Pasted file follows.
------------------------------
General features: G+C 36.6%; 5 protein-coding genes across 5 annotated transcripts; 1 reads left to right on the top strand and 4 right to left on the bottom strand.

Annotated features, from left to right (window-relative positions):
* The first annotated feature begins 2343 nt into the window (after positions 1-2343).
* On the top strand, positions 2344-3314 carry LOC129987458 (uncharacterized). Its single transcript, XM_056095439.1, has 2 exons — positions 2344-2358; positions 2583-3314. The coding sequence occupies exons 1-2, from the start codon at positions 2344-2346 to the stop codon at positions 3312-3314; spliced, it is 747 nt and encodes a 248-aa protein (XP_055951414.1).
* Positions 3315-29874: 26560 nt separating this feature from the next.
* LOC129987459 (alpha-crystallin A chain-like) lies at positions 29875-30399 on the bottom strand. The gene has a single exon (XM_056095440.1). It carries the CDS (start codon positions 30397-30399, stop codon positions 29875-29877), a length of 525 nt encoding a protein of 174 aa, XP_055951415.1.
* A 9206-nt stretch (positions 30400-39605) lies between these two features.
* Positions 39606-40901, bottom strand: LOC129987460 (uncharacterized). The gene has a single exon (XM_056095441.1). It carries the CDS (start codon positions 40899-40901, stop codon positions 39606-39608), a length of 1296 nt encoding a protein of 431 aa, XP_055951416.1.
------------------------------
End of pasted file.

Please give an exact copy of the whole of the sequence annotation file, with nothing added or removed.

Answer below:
General features: G+C 36.6%; 5 protein-coding genes across 5 annotated transcripts; 1 reads left to right on the top strand and 4 right to left on the bottom strand.

Annotated features, from left to right (window-relative positions):
* The first annotated feature begins 2343 nt into the window (after positions 1-2343).
* On the top strand, positions 2344-3314 carry LOC129987458 (uncharacterized). Its single transcript, XM_056095439.1, has 2 exons — positions 2344-2358; positions 2583-3314. The coding sequence occupies exons 1-2, from the start codon at positions 2344-2346 to the stop codon at positions 3312-3314; spliced, it is 747 nt and encodes a 248-aa protein (XP_055951414.1).
* Positions 3315-29874: 26560 nt separating this feature from the next.
* LOC129987459 (alpha-crystallin A chain-like) lies at positions 29875-30399 on the bottom strand. The gene has a single exon (XM_056095440.1). It carries the CDS (start codon positions 30397-30399, stop codon positions 29875-29877), a length of 525 nt encoding a protein of 174 aa, XP_055951415.1.
* A 9206-nt stretch (positions 30400-39605) lies between these two features.
* Positions 39606-40901, bottom strand: LOC129987460 (uncharacterized). The gene has a single exon (XM_056095441.1). It carries the CDS (start codon positions 40899-40901, stop codon positions 39606-39608), a length of 1296 nt encoding a protein of 431 aa, XP_055951416.1.